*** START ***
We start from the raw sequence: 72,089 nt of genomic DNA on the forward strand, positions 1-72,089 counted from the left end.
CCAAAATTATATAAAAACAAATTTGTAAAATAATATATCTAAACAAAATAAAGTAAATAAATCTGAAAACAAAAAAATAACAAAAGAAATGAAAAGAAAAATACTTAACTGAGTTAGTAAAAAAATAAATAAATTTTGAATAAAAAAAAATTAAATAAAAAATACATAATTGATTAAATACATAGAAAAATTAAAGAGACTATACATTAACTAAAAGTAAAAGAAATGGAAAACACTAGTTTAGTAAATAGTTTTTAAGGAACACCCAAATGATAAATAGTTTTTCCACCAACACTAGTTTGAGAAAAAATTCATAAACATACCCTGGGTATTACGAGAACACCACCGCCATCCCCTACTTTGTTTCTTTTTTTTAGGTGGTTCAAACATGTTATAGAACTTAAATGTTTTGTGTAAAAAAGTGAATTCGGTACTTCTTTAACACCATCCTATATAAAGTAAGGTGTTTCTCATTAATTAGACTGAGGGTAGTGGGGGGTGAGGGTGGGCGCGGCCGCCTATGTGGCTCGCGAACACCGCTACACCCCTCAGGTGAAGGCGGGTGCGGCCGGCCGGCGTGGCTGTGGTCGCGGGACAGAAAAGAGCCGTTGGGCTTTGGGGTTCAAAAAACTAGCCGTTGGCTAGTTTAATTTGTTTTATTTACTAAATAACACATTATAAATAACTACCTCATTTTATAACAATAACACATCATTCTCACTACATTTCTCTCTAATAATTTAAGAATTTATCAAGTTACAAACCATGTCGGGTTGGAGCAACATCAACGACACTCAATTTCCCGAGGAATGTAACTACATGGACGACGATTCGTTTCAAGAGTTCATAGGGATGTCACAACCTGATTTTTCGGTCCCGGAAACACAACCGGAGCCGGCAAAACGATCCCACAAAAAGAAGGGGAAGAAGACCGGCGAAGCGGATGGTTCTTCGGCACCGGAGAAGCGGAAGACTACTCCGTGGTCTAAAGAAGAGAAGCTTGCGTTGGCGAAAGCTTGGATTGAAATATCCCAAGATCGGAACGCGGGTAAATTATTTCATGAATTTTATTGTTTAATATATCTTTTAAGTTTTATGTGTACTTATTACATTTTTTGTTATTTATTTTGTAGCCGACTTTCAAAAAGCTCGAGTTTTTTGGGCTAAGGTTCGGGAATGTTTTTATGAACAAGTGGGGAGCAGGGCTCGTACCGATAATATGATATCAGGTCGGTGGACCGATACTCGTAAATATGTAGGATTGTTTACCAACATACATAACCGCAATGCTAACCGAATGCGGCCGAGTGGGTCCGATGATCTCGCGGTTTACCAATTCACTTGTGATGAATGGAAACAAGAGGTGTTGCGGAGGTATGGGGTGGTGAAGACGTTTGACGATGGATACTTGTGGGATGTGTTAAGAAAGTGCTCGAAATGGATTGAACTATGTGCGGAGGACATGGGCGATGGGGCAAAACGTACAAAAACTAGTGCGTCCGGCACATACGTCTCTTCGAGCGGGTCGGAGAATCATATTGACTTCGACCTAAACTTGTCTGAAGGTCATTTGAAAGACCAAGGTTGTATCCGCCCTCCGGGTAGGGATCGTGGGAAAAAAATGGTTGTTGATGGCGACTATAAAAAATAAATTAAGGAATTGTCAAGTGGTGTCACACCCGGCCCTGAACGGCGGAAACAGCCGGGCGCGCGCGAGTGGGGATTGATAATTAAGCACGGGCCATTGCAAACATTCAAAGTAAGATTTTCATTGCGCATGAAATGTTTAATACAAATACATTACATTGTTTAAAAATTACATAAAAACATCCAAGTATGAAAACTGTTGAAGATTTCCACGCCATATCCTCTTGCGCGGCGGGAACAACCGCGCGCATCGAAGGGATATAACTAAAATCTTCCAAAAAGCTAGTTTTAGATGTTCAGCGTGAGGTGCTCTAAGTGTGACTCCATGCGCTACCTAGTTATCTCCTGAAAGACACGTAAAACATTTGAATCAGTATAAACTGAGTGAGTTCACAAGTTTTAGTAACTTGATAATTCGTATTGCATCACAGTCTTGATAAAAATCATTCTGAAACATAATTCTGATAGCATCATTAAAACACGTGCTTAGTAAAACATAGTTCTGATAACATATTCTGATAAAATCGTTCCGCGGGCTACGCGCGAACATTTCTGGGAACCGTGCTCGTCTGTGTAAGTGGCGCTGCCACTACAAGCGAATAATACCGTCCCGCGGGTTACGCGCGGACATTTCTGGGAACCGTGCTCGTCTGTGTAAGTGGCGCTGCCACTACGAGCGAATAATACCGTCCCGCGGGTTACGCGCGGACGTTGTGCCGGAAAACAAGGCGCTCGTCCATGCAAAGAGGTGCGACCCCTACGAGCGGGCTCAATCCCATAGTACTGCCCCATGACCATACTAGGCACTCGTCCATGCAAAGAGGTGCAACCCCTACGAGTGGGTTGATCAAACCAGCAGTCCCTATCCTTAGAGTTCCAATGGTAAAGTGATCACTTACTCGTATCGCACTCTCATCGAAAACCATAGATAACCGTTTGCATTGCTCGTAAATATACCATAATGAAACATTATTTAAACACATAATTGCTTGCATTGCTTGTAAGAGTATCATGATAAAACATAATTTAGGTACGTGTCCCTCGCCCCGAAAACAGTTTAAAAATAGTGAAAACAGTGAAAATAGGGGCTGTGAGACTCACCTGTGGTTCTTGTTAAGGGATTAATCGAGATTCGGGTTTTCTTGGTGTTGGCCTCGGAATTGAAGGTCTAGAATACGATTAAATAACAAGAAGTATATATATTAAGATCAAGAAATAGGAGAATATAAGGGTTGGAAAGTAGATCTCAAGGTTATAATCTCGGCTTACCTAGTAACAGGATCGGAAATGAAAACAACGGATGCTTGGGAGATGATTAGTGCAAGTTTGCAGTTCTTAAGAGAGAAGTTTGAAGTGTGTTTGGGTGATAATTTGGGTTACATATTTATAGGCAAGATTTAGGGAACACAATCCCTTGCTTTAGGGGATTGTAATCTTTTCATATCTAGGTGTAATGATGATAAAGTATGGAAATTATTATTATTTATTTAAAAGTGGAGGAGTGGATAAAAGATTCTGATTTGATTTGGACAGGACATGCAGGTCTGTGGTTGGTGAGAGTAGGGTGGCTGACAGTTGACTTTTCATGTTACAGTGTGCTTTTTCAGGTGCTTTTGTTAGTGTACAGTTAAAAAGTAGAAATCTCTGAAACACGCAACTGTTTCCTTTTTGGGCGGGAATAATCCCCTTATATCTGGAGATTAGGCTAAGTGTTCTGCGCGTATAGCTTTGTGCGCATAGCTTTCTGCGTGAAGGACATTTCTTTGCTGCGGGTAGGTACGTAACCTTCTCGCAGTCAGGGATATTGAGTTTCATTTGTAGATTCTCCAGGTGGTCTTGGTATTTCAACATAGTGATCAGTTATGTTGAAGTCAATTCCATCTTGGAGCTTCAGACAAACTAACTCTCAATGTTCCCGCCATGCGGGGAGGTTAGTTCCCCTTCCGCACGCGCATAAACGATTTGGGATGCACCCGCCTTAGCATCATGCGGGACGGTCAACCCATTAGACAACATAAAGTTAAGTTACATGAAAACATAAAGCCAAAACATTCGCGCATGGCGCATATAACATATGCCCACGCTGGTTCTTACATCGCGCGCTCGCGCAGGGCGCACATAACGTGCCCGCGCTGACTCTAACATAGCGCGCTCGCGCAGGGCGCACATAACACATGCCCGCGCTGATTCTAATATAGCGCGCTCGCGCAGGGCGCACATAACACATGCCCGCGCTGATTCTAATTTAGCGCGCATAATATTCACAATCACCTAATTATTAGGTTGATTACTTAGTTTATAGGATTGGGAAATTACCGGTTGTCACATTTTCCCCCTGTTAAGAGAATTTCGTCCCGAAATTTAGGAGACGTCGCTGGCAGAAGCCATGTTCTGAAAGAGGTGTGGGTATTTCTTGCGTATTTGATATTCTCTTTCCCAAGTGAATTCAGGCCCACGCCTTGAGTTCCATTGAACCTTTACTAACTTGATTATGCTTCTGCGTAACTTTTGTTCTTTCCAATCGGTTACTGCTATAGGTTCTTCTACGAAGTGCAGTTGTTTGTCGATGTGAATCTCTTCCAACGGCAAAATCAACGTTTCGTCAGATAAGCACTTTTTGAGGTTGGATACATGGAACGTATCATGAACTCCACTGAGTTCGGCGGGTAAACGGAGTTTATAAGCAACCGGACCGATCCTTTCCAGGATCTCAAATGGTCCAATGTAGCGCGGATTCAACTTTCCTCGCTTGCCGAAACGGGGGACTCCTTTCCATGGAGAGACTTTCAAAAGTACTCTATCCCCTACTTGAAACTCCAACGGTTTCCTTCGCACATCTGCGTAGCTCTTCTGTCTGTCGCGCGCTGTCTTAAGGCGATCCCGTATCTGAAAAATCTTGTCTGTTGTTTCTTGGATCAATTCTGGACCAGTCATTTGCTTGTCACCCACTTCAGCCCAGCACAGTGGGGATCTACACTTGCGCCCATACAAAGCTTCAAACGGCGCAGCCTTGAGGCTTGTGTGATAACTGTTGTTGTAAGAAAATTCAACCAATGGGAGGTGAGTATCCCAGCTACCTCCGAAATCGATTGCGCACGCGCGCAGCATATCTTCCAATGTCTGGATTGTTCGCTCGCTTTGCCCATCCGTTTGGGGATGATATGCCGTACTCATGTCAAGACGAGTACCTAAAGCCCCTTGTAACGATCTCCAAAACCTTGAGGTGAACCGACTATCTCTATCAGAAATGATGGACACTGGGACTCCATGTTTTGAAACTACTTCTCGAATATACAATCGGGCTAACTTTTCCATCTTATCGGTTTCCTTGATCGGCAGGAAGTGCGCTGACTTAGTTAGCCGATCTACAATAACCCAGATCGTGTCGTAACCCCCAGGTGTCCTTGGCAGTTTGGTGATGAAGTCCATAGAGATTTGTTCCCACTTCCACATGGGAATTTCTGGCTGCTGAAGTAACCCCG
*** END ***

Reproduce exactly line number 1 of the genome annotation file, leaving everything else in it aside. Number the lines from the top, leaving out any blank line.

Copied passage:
We start from the raw sequence: 72,089 nt of genomic DNA on the forward strand, positions 1-72,089 counted from the left end.